I am totally into Bambi these days. Maybe it started when that snarky Maureen Dowd began to refer to Obama as Obambi: I needed to know again just who Bambi was. Then I became obsessed with Hillary, seeing her as a mother and mentor to Obama, even as he took his distance from her. So clearly this is a bildungsroman, the story of a young (boy's/fawn's) maturation, and of his relationship to his mother. Not an Oedipal drama, but a Bambi one, about the Death of the Mother. Interesting.
Then I was at the "junk in your trunk" flea market, prompted by my DIY friend Nicole. I went there to buy some of her jewelry, and on route to her booth I met a woman who is a semi-retired therapist (I could just tell). She sold me, for a song, many valuable things. Among them, a 1931 edition of Bambi, by Felix Salten, with gorgeous illustrations by Kurt Weise (50¢). It was very musty, and needed to sit in the sun for a few days. Never underestimate the value of the random possession, or of the (not-so-random) obsession. Possession/obsession: perhaps the same thing?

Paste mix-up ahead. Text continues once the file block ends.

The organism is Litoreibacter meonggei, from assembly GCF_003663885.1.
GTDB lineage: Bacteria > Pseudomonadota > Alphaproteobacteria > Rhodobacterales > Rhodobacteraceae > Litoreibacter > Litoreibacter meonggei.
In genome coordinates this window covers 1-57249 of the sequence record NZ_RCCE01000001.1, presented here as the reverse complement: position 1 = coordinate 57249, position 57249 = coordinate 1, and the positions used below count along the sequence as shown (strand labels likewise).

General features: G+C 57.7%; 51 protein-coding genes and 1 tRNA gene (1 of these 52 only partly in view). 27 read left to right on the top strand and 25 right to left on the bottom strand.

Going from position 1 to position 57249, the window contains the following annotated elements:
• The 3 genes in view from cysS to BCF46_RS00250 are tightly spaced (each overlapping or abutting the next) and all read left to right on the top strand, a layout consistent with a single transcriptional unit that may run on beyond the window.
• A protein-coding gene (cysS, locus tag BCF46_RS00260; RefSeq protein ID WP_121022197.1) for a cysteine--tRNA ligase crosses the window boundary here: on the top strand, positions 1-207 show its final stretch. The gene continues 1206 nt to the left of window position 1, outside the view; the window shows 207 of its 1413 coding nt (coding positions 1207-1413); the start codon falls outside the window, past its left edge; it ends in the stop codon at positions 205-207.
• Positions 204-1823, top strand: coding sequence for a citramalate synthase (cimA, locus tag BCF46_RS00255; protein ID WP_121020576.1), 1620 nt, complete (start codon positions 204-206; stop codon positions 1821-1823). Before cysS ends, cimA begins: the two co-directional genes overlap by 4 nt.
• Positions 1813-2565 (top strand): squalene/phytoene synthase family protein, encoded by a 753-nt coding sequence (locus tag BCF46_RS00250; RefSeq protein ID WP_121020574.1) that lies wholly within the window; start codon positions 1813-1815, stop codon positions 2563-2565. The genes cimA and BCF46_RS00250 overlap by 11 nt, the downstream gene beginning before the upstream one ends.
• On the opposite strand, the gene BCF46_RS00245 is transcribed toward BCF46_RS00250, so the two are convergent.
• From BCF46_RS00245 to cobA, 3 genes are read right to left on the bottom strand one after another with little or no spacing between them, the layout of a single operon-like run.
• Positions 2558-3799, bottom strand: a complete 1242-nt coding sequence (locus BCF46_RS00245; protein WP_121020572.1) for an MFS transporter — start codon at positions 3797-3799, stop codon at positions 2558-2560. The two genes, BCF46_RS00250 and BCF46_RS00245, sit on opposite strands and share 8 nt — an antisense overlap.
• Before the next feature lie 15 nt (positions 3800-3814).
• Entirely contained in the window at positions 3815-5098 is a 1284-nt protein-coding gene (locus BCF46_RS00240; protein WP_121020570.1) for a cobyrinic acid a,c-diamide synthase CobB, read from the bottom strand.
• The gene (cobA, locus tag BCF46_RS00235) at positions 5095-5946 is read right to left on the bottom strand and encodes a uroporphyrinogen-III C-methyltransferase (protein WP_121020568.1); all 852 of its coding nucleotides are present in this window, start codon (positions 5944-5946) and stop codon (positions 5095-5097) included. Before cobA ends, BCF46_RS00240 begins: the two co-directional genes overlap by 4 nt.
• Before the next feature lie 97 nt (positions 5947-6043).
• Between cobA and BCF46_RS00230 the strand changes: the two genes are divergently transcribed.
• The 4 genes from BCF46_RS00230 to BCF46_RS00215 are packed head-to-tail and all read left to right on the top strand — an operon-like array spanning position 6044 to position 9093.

Where do obsessions come from? I often wonder, as I experience them so frequently. If I was a curator now, I would be planning Walker Art Center 'Bambi' installations. If I was a full-time artist, with feverish days to spend in a studio, it would be Bambi all the way. Especially because the Weise illustrations are a beautiful burnt-orange burnished color. And the language in the book – well, we will return to that topic another time.
So, to satisfy my new obsession, I am beginning a Bambi mod-podge. (If all else fails, artistic friends, remember that you can still come down to Mod-Podge!) Pictured here is the beginning of a Bambi glass container. That's Bambi on the bottom and his mother on the side panel. (And Neil Young on the newspaper beneath them.)
Bear with me as I ride out my Bambi wave. You can follow this story with the Bambi tags. For another take on Felix Salten's Bambi, click on the Disney image on the left.